The first Grand Slam of the year, the Australian Open (AO) Tennis comes in the 3rd week of January in the WTA/ ATP Calendar. It has to be considered abrupt for the reason that, the 2 preceding weeks are never enough for good players to come into top playing form after the annual recess of [...]


Australian Open’s challenging week

First day sends 12 US players home

The first Grand Slam of the year, the Australian Open (AO) Tennis comes in the 3rd week of January in the WTA/ ATP Calendar. It has to be considered abrupt for the reason that, the 2 preceding weeks are never enough for good players to come into top playing form after the annual recess of 2 months. Being the beginning of the season, not many players take the challenge of a Grand Slam too well. This year, 12 players from the USA, a big Tennis playing country, packed their bags for home on the very 1st day. Among them is Venus Williams. They were not beaten by better Tennis but, by the poor form they are in.

‘Heat’ and ‘Wet ball’ guide

The AO is held in the summer of the southern hemisphere. January is the hottest month in Melbourne, the venue of the event. Although the average temperature is meant to be between 26 to 32 degrees centigrade, it is common for it to hit 40. Last week, on Tuesday, the temperature went to 37, and some players paid a price, unable to bear the heat. Apart from the players, heat affects the bounce and speed of the ball, and the surface of the court too, can become difficult to move on. The AO has 3 retractable courts to accommodate this issue, but the early rounds of the event cannot accommodate all the matches into it.

In fact, the AO is the only Grand Slam with a ‘heat policy’ in perspective all the time. It affects the players to that extent. Adding to this, they also have the so called ‘Wet Ball’ scale, which is an indicator of heat/humidity situation. The tournament uses these to stop and start play. Playing form is not the only issue players will face in this Grand Slam event. The suspense of hanging in, not knowing when the match will begin, causes much anxiety and stress, which affects performance.

The challenges to the AO organisers are enormous. The Singles draw has 128 entries in each gender. Being a Grand Slam event, the Men’s matches are best of 5 Sets. Such matches can exceed 5 hours. In the same manner, Women’s matches can go up to three-and-a-half hours. At the end of the first 2 rounds, there will be 292 winners, which means 292 matches will have to be played in 2 to 3 days, to get this done. This pushes scheduling, court logistics, officiating, crowd control and security, in the first week, to their limits.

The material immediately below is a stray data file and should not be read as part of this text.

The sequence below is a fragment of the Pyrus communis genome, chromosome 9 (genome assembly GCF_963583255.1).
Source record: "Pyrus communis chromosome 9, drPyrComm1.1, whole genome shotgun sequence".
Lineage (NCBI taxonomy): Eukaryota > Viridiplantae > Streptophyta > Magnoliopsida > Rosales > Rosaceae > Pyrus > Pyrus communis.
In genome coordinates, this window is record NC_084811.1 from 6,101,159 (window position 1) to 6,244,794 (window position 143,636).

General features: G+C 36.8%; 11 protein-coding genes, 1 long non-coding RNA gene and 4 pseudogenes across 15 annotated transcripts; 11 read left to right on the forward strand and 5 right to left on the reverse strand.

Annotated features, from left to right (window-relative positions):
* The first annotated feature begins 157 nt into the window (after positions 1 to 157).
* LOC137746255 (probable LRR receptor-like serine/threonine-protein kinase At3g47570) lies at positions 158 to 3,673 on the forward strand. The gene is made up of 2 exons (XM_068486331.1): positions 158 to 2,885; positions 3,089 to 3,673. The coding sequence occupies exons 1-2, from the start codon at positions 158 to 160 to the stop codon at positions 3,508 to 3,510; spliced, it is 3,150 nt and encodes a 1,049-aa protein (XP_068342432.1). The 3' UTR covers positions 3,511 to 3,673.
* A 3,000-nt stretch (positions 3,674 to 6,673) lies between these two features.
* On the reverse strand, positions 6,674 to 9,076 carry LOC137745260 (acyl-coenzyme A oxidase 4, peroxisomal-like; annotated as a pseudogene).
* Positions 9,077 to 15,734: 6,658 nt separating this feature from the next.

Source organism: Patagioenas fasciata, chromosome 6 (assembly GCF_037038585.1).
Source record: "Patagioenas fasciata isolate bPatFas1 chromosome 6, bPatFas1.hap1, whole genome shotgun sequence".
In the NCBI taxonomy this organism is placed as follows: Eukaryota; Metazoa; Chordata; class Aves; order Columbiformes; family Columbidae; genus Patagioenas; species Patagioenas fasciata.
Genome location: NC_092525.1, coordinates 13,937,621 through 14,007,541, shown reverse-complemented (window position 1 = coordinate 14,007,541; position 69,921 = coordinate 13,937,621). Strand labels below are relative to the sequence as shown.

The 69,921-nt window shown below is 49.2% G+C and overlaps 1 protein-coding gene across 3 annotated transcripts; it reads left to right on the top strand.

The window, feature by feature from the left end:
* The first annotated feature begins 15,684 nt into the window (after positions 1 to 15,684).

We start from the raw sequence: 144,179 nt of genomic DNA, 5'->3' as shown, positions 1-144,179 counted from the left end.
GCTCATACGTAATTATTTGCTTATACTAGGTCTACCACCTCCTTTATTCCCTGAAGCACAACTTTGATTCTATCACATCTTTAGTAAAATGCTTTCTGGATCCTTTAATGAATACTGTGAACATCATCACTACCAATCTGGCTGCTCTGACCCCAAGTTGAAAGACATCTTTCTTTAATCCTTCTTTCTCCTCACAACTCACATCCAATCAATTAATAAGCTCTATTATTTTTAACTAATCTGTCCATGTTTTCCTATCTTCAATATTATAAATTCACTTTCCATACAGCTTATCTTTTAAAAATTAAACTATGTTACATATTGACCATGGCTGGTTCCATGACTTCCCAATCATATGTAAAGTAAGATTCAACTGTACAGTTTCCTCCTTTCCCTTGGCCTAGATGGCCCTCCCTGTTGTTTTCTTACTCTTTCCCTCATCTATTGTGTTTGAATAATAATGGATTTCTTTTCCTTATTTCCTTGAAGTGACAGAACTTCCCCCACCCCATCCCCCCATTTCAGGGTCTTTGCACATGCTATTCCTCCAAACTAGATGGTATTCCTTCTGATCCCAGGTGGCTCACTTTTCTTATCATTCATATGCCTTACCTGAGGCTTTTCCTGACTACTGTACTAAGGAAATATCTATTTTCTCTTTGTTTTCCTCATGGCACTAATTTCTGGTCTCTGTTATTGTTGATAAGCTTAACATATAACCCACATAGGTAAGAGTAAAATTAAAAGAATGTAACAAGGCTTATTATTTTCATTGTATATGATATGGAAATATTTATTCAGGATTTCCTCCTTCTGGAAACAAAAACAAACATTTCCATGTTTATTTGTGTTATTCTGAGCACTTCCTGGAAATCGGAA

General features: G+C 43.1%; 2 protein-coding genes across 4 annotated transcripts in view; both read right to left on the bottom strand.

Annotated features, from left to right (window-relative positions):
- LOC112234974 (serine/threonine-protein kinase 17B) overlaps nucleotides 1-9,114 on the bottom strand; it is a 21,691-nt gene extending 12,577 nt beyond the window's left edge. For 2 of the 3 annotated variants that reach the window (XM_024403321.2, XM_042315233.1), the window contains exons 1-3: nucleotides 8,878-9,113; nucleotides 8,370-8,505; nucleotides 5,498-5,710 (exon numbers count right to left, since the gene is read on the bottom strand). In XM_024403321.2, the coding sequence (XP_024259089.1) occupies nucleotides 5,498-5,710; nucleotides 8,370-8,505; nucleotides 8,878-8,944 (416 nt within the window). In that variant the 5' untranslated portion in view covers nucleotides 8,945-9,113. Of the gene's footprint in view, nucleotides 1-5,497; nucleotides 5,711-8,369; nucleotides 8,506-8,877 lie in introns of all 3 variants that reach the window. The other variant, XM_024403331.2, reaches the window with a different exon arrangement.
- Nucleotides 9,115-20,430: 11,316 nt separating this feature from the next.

Rise and fall of names

The Seeding of the players, that is placing high ranked players to meet in the latter rounds, for better matches, often does not happen. Today, the difference between player playing-standard, between top 20 and the rest in the 100, is negligible. In skills, they are very much closer and the difference will be noticeable only in the areas of tactical maturity, speed of movement, endurance to stay in the match longer and to concentrate continuously. In Tennis, which has no time restriction, a match can be turned around from being down Match Point. This makes Tennis a sport without certainties, in any moment of the match. Many top payers get eliminated before the 3rd round due to this.

Last year, the professional circuit saw many in the top 5 of the ranking, lose with poor form, injuries and fatigue. Among women, Kerber was the most noticeable, with Pliskova and Halep also showing this trend. In the Men’s, the list was longer. Murray, Djokovic, Wawrinka and even Nadal’s and Federer’s name will have to be mentioned here. This created a dent in professional Tennis’ popularity.

Few New-Generation (New-Gen) players dominated the events and the media went into it in a big way. In a way the professional bodies faced crisis with older players and created an event for the New-Gen players. This AO saw the first performances of Djokovic and Wawrinka after a lapse of 6 months. Among Women, Sharapova is staging her comeback after the suspension.

Martha Kostyuk of Ukraine

There was a record broken after twenty long years, when Ukraine’s 15-year-old Kostyuk, currently ranked 514, beat China’s much favored Peng Shuai in the 1st round, and Australia’s Rogowska in the 2nd round. The player who made this kind of impact in the past was Martina Hingis of Switzerland, 21 years ago in 1996. Kostyuk is managed and coached by current Federer coach Ivan Ljubicic of Croatia. Strangely enough, Kostyuk will have to play her countries number one player Svitolina in the next round. There is an ever-increasing number of New-Gen players now. However, appearance and disappearance of teenagers is common in Tennis. The inspiration of the professional tour and the excitement of the global Tennis has continuously kept growing in the past 20 years. The older players are hanging in to make the extra buck, which may not be good in the long run. After their careers are over, players will have to live with their reputation. For this to be good for a lifetime, they better know, ‘when to leave the party’. Staying too long can ruin their popularity, which they have gained working very hard for a long time.

-George Paldano, Former int. player; Accredited Coach of German Federation; National coach Sri Lanka & Brunei, Davis-Cup, Federation Cup captain/coach– contact 94 77 544 8880

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